Smoking or Loneliness

By Irina Echarry

Cuban Cigarrete Ad.  Photo: Irina Echarry
Cuban Cigarrete Ad. Photo: Irina Echarry

The white, red and blue cigarette package is up front.  The poster ad shows a group of cheerful young people holding each other arm in arm.  In the middle are words that clearly show the advertiser’s approach to selling: “Cigarettes mean company.”

If something distinguishes each of the generations that coexist on the island -in addition to the lack of faith in a better future- it is loneliness.  Cubans are unable to rid ourselves of the distressing emptiness that lives inside every human in this world of adversity.

I know many people will think that I have a bitter and depressing vision of life, but it’s normal that we feel alone in the face of incomprehension, frustrated desires or the lack of communication with others.

To this reality that we experience: we can add the elderly who are abandoned in their attempt at survival.

Likewise, men and women feel alienated in the battle of “solving” day to day problems; adolescents are without hopes or illusions; children think of a present-future poorly encouraged by adults, who adorn it with archaic dogmas.

What previously had been an emotional or mental space for rethinking ideas, recreating feelings and looking at the other side in an act of introspection, becomes a perennial existential crisis dominated by questions that find no answers.

Those who have greater willpower ask themselves what they can do to affect change.  Even so, once the illness (loneliness) is contracted, such change is difficult to produce.  Or is it congenital?

To make matters worse, the advertisement I mentioned at the beginning, which covers the walls of several commercial establishments, is an ad for the “Popular” brand of cigarettes.

It’s horrible that the physical and emotional health of people is played with in that way.  Is the solution to loneliness as simple and noxious as smoking?  How many youth will let themselves be carried away by those white letters and will turn in mass to buying that product.

The designer of that publicity knew very well what they were doing.  Perhaps they were paid a good fee to direct intention to a weak point, but they forgot the sense of responsibility that we should have toward others.

Not only does it encourage people to damage their health, as is printed on all packages of cigarettes, but this ad tells you that playing around with your lungs can save your soul and spirit, that you can find peace.  To feel accompanied is a goal that many people don’t achieve, but I don’t think it’s from a lack of nicotine.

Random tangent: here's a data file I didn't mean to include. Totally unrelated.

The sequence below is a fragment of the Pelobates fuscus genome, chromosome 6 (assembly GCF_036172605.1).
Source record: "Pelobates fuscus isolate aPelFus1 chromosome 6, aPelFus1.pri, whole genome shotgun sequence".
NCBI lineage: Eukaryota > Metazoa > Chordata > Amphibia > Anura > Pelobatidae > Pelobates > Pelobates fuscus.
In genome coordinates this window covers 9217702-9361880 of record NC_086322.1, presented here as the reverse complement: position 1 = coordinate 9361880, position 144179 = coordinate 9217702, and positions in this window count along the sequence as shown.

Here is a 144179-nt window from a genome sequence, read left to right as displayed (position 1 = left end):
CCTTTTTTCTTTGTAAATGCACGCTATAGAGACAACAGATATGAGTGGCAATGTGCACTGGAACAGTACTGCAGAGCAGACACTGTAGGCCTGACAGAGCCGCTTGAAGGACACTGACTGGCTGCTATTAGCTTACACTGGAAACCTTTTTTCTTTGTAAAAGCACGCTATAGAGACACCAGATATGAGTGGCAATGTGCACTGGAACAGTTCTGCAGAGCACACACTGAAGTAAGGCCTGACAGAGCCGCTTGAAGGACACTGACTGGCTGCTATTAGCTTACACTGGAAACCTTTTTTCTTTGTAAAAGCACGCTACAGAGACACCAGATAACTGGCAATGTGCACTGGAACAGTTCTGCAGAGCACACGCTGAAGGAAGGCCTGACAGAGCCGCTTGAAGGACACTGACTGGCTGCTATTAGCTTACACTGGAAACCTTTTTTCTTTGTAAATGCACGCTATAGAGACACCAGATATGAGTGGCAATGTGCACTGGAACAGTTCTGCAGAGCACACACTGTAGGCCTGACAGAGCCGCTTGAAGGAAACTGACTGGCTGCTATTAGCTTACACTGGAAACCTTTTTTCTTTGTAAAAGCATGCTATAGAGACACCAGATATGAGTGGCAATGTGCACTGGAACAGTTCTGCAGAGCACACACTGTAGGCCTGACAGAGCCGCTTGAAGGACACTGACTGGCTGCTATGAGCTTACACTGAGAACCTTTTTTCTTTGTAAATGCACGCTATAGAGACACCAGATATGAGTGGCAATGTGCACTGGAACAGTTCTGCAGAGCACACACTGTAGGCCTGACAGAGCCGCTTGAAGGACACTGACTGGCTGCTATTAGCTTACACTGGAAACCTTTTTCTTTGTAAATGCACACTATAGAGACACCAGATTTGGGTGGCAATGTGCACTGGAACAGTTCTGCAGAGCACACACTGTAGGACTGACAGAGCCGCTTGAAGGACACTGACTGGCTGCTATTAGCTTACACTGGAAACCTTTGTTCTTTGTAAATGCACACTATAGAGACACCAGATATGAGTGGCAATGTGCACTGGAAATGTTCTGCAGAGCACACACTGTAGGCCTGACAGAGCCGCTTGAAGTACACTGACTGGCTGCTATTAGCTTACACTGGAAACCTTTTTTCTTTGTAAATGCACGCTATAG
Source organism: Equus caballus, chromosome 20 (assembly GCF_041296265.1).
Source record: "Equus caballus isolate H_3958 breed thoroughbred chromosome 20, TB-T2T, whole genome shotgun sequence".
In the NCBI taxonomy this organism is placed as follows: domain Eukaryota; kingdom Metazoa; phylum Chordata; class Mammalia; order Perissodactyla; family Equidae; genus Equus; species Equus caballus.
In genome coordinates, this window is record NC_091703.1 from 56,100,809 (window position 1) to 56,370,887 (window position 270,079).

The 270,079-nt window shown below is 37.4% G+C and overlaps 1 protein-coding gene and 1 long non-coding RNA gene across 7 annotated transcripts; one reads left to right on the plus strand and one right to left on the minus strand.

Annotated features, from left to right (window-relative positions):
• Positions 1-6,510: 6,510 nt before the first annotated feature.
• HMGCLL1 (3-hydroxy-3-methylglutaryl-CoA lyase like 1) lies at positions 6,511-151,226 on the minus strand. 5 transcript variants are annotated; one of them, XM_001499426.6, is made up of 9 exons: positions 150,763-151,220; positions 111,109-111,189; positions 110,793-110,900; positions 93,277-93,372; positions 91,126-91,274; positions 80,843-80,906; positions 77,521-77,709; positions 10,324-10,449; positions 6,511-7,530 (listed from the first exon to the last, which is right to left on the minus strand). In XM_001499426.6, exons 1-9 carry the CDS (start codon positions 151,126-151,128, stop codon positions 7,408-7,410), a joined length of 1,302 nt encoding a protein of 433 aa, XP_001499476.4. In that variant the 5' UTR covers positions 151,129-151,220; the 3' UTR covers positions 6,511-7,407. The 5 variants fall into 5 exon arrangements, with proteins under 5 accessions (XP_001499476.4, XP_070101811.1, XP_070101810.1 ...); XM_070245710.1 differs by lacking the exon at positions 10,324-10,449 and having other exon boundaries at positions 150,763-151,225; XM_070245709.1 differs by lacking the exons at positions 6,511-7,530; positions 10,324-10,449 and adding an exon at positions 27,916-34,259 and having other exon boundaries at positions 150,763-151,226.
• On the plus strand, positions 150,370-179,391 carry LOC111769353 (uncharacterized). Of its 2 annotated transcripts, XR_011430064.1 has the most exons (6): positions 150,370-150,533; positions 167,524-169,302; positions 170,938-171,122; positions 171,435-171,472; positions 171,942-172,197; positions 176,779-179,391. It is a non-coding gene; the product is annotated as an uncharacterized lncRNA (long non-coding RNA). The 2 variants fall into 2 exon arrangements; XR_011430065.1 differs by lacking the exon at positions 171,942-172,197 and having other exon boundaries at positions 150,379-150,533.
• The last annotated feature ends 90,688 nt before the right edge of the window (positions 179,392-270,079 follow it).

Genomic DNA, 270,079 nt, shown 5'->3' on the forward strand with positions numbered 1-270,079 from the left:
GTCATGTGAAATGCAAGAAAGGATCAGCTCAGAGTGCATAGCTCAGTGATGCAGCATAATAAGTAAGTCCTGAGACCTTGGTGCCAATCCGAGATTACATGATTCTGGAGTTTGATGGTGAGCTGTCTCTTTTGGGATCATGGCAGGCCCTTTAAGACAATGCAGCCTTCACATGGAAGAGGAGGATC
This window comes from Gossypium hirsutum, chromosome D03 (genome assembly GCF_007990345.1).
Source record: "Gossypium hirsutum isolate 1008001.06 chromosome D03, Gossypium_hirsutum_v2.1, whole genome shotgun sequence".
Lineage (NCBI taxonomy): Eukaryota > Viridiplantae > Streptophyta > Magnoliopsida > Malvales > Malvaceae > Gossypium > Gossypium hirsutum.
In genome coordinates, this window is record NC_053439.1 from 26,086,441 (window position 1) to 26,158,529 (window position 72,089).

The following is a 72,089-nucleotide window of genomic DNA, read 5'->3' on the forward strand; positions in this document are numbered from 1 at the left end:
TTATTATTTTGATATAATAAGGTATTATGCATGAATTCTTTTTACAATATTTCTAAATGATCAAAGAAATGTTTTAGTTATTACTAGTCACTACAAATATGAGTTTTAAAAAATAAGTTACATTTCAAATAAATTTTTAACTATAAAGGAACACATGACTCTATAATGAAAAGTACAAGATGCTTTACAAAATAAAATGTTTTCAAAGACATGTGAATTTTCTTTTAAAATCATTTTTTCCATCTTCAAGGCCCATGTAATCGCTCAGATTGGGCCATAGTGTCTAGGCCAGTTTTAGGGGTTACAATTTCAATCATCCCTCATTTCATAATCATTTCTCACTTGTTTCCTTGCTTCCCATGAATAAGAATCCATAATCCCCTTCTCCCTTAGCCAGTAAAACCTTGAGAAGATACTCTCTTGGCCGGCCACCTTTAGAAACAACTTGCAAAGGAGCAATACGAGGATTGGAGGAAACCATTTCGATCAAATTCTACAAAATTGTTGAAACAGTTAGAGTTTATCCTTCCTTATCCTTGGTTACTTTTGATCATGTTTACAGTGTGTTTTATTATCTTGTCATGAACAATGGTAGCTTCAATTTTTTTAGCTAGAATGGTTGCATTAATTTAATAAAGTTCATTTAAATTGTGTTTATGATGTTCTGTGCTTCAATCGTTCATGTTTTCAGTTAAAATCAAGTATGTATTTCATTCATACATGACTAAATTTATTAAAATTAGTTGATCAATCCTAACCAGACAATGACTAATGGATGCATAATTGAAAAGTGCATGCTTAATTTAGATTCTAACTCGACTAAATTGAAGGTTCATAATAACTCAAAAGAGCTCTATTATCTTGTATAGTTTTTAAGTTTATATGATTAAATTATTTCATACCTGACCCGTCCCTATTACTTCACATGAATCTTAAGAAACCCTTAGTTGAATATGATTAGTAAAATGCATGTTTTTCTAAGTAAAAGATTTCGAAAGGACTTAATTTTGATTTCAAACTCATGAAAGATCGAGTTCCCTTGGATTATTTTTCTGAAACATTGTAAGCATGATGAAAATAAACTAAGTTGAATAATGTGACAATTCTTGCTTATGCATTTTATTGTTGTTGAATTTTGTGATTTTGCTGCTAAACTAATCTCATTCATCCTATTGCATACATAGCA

Irina Echarry

Irina Echarry: I enjoy reading, going to the movies and spending time with my friends. Many of the people I love are dead, or are no longer in Cuba. I will do my best to transmit my thoughts, ideas or worries via these pages so you can get to know me. I will give an idea of my age, since it helps explain certain things. I’m over thirty-five, and I think that’s enough information. I don’t have any children yet, or nieces or nephews. There are days when I transform myself into a child with no age at all in order to see life from another angle. It helps me break the monotony and survive in this strange world.

2 thoughts on “Smoking or Loneliness

  • Instead of all this whining, lets begin to take a little pride in our lonliness. Don’t ask what would Jesus would do? Rather, what would Nietzsche do? Certainly not snivil or whine! We are all alienated and supremely alone. Let us begin from there, then, “Adelante, Cubanos,” not because “Soy Cubano, Soy Popular,” pero porque “Soy Superman” (o “Superwoman”) y soy popular.” (Then again this might cause confusion with a notorious entertainer from the 1950’s!)

    Reply
  • As a complete outsider (being British), I live on an Island of 60 million citizens.
    I suspect that when I compare loneliness in Cuba to the UK, it is a big problem in the UK.
    I visited Cuba earlier this year and was humbled by the spirit and resolve of Cubans.
    In the UK, we have forgotten how to smile and communicate with each other.
    I am slowly learning more about Cuban life, through literature and friends and whether you accept it or not, we have problems that on a daily basis divide our country.
    I started to read about Batista and started to compare what he did and allowed to happen in Cuba is not unlike what our former Prime Minister Tony Blair has done since 1997, carried on by our current PM, Gordon Brown.
    The media are very clever when it comes to churning out what they feel comfortable with.
    We call it democracy, I call it hypocracy.
    I think the citizens of the UK are finally removing their rose tinted spectacles and seeing what a mess the UK is in.

    Reply

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